Breakout stars voted unanimous Rookie of the Year Award winners
By Matt Kelly
Cody Bellinger and Aaron Judge dominated many of this year's headlines with performances that most seasoned veterans only dream of having.
On Monday, these supremely talented rookies were tied together in history when they became only the fourth pair of unanimous winners of the Jackie Robinson Rookie of the Year Award in Major League history. The previous unanimous pairs: Nomar Garciaparra and Scott Rolen (1997), Mike Piazza and Tim Salmon ('93) and Mark McGwire and Benito Santiago ('87).
This suspense for this year's Rookie of the Year Awards was put to rest early, as Judge and Bellinger's 91 combined home runs far surpassed the 67 hit by McGwire and Santiago in '87 as the most by any pair of winners. That included the 52 clubbed by the prodigious Judge, surpassing McGwire's 49 as the most ever hit by a rookie, and Bellinger's 39, which surpassed the NL record of 38 set by Wally Berger (1930) and Frank Robinson ('56).
Can't get enough of these two sensational rookies? Below are more facts and figures you should know about Bellinger and Judge:
• The 2017 Rookies of the Year became the 22nd and 23rd unanimous winners of the award since it was first handed out to Robinson back in 1947. Bellinger joined his Dodgers teammate Corey Seager in claiming the NL award unanimously in back-to-back seasons, and Kris Bryant's unanimous selection in 2015 means there have been sweeps on the NL side in each of the past three years.
Judge is the first unanimous AL winner since White Sox slugger Jose Abreu in 2014.
• The previous three pairs of unanimous Rookie of the Year Award winners referenced above went on to combine for 42 All-Star seasons, 20 Silver Slugger Awards and 12 Gold Glove Awards in their Major League careers.
• Judge's astonishing pace of one home run for every 10.42 at-bats set a record for any qualified rookie in history. That surpassed McGwire's pace of one homer for every 11.37 at-bats, followed by Bellinger's 2017 pace of one round-tripper for every 12.31 at-bats. Judge's home run pace led all qualified AL hitters in 2017, rookie or not, while Bellinger's ranked second to Giancarlo Stanton in the Senior Circuit.
NL ROOKIE OF THE YEAR VOTING
Cody Bellinger, LAD
Paul DeJong, STL
Josh Bell, PIT
Rhys Hoskins, PHI
German Marquez, COL
Manuel Margot, SD
Kyle Freeland, COL
Luis Castillo, CIN
Ian Happ, CHC
• Judge's seven multi-homer games in 2017 tied McGwire for the most by a rookie in a single season. Bellinger's six multi-homer performances rank right behind them in third.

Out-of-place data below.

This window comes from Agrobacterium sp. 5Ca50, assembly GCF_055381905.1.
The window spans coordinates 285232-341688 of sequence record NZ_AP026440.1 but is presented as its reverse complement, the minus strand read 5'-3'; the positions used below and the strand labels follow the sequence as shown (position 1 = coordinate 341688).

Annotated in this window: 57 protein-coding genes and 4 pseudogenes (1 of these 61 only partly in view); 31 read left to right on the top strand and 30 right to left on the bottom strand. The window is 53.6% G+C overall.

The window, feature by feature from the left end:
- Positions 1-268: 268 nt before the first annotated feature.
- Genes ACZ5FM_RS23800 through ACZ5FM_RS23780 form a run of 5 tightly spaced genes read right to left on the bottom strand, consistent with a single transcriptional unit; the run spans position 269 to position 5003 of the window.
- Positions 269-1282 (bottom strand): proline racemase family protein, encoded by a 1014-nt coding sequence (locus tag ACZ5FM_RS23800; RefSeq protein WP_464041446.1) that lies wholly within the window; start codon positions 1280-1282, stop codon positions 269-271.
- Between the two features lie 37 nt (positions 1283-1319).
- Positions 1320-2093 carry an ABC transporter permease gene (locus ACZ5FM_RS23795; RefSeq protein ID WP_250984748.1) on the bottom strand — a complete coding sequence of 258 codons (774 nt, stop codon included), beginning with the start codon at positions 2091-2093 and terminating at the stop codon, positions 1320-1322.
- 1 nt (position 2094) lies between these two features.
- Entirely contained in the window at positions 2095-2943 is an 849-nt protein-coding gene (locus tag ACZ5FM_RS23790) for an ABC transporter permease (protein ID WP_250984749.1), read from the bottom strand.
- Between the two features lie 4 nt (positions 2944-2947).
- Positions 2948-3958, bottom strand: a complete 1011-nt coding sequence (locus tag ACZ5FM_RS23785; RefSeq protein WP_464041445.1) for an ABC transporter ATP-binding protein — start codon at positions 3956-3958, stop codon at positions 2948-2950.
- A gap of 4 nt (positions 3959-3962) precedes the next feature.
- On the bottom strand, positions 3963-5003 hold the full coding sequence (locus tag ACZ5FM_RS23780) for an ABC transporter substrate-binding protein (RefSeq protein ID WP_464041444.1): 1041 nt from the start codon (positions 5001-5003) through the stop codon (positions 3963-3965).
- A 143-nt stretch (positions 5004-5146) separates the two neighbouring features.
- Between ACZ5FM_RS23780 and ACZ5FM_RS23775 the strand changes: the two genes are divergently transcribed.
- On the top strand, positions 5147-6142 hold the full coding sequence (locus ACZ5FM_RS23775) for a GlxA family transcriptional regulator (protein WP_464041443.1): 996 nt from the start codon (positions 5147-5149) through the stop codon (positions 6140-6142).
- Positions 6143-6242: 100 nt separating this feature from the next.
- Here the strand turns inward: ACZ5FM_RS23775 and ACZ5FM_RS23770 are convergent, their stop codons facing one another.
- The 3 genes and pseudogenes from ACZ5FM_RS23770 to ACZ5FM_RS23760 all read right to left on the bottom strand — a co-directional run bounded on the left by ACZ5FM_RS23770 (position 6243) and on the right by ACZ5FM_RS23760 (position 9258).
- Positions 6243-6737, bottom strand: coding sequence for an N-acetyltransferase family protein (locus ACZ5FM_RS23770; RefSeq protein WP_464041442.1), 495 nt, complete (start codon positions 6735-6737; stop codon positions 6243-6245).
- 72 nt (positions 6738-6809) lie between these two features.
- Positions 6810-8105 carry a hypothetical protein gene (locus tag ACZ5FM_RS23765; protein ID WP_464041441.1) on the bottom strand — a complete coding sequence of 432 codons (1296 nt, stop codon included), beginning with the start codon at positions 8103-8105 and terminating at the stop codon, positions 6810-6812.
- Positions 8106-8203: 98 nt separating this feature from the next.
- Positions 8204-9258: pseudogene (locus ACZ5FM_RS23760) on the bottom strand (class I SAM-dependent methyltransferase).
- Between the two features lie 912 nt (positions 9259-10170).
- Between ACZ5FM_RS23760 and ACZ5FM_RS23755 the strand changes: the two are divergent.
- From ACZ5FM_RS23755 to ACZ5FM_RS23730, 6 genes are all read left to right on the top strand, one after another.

• It's fitting that the Rookies of the Year came from the Dodgers and Yankees, as they are two of the most storied franchises in Major League Baseball, and this award specifically is part of their legacies. Bellinger is the Dodgers' 18th Rookie of the Year, by far the most of any club.
The next-closest team? That would be the Yankees, as Judge is New York's ninth Rookie of the Year and first since Derek Jeter in 1996.
• Bellinger is the 31st player to win Rookie of the Year after he was drafted out of high school, while Judge is the 46th player to win after he was drafted out of a college or university.
• Judge is the 21st Rookie of the Year from the state of California, by far the most winners from any of the 50 states. Bellinger, a native of Chandler, Ariz., is the first Rookie of the Year winner from the Grand Canyon State.
• Judge is the 39th outfielder to win Rookie of the Year, snapping a tie with pitchers (38) for the most award winners by position. Bellinger is the 13th first baseman to win Rookie of the Year, and the first NL first baseman to earn the honor since Phillies star Ryan Howard in 2005.
• Judge's 52 home runs were twice as many as the White Sox designated hitter Matt Davidson, the next-closest AL rookie.
• Judge matched his unbelievable power with a keen batting eye, drawing a rookie-record 127 walks. His .422 on-base percentage marked the highest recorded by any qualified rookie since Minnie Minoso also put up a .422 OBP in 1951.
• Judge is the third qualified rookie to record at least 100 runs, 100 walks and 100 runs batted in, joining Al Rosen (1950) and Ted Williams ('39).
• Bellinger's .581 slugging percentage marked the fourth-highest by any qualified NL rookie in history, sitting only behind George Watkins' .621 and Berger's .614 in 1930 and Albert Pujols' .610 mark in 2001.
• How important was Bellinger to the Dodgers? Los Angeles posted a stellar 89-38 record when Bellinger was in the lineup, and only 15-20 when he was not.
Matt Kelly is a reporter for MLB.com based in New York. Follow him on Twitter at @mattkellyMLB. This story was not subject to the approval of Major League Baseball or its clubs.